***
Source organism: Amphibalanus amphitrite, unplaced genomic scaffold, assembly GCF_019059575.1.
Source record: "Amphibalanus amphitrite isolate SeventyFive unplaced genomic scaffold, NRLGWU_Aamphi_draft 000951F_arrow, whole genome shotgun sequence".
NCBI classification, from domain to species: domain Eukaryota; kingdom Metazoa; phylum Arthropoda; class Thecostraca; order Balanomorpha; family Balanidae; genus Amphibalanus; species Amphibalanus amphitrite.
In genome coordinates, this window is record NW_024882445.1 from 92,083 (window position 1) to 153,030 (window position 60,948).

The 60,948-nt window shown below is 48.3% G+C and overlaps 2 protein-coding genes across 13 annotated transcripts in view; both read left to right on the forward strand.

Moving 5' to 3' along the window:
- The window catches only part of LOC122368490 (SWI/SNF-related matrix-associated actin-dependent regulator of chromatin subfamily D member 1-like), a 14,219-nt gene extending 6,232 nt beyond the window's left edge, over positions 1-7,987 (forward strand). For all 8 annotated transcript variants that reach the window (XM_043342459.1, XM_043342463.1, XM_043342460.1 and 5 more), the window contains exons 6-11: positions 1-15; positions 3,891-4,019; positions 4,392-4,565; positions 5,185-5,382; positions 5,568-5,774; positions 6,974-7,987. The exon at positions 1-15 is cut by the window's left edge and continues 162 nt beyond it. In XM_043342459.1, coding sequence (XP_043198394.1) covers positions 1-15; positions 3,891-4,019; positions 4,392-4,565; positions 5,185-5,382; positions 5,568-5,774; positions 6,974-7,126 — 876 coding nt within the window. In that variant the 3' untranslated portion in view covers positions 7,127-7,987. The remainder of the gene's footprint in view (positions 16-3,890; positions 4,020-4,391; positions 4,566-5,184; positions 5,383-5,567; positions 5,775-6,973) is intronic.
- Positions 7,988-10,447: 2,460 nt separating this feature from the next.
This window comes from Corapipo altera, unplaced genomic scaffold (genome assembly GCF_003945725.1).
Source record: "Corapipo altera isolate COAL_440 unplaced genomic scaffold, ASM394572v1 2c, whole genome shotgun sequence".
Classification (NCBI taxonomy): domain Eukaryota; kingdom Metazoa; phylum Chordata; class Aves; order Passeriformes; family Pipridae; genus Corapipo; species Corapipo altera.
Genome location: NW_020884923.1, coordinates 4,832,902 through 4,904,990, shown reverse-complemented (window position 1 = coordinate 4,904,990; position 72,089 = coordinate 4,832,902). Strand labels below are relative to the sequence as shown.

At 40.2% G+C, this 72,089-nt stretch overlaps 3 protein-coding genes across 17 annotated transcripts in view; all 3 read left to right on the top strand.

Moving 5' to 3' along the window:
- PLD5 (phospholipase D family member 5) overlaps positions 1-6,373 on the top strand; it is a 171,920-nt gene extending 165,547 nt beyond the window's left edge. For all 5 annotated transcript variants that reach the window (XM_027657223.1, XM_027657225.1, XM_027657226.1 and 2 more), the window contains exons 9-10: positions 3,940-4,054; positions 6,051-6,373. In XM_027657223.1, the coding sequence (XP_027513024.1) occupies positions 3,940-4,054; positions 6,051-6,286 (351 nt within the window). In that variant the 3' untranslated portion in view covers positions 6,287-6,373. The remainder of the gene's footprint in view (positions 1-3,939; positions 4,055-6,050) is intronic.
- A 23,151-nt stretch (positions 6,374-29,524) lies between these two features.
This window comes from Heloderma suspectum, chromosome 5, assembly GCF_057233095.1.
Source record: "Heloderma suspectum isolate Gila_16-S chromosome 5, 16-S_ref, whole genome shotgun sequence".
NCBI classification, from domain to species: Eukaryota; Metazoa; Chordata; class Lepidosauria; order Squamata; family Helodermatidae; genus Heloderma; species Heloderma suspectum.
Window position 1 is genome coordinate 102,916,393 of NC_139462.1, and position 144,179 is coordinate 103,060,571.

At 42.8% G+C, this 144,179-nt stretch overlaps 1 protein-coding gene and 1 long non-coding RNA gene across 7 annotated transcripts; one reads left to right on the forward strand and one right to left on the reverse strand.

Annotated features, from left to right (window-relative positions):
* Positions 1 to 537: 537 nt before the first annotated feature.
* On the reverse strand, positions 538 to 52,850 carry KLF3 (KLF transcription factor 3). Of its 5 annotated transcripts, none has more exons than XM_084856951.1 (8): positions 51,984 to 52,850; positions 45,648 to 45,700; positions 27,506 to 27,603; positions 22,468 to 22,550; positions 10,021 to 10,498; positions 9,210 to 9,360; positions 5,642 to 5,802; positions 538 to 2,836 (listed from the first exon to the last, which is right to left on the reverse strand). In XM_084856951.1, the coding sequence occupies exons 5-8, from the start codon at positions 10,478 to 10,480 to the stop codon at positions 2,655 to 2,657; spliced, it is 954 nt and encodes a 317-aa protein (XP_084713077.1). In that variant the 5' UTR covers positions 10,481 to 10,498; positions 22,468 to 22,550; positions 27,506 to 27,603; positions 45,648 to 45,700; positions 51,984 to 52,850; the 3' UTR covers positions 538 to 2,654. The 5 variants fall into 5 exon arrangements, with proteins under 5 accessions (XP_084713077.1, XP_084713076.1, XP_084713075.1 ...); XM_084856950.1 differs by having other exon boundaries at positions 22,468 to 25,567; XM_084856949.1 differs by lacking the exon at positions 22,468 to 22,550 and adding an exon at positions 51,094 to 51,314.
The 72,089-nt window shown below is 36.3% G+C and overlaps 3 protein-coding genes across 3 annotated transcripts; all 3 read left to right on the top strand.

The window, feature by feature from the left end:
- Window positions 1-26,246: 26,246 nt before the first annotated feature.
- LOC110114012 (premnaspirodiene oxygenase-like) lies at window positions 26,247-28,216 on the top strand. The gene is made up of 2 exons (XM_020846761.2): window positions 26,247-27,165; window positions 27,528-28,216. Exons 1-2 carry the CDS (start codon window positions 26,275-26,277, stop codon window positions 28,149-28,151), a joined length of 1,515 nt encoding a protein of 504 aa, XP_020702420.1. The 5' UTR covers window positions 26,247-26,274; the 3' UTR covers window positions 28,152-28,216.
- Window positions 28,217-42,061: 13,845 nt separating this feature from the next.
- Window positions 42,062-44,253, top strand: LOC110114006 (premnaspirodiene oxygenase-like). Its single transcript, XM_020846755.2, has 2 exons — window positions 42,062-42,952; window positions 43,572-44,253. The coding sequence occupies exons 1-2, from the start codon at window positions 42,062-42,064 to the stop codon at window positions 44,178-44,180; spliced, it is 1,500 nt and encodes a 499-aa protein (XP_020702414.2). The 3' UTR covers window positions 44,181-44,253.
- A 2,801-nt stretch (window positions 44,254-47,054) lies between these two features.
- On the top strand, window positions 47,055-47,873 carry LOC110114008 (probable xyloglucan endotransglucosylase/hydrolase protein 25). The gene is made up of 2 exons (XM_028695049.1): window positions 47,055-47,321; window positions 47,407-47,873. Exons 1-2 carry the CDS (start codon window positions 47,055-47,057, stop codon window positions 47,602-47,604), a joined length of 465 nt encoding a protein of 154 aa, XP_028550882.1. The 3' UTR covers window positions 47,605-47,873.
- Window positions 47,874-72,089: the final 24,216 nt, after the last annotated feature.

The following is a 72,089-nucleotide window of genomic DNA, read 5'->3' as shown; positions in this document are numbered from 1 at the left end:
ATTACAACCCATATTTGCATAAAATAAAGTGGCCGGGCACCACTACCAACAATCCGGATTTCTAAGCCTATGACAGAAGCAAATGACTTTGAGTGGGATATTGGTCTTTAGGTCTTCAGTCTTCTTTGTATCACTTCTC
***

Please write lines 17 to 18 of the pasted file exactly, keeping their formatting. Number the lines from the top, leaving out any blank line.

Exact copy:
This window comes from Heloderma suspectum, chromosome 5, assembly GCF_057233095.1.
Source record: "Heloderma suspectum isolate Gila_16-S chromosome 5, 16-S_ref, whole genome shotgun sequence".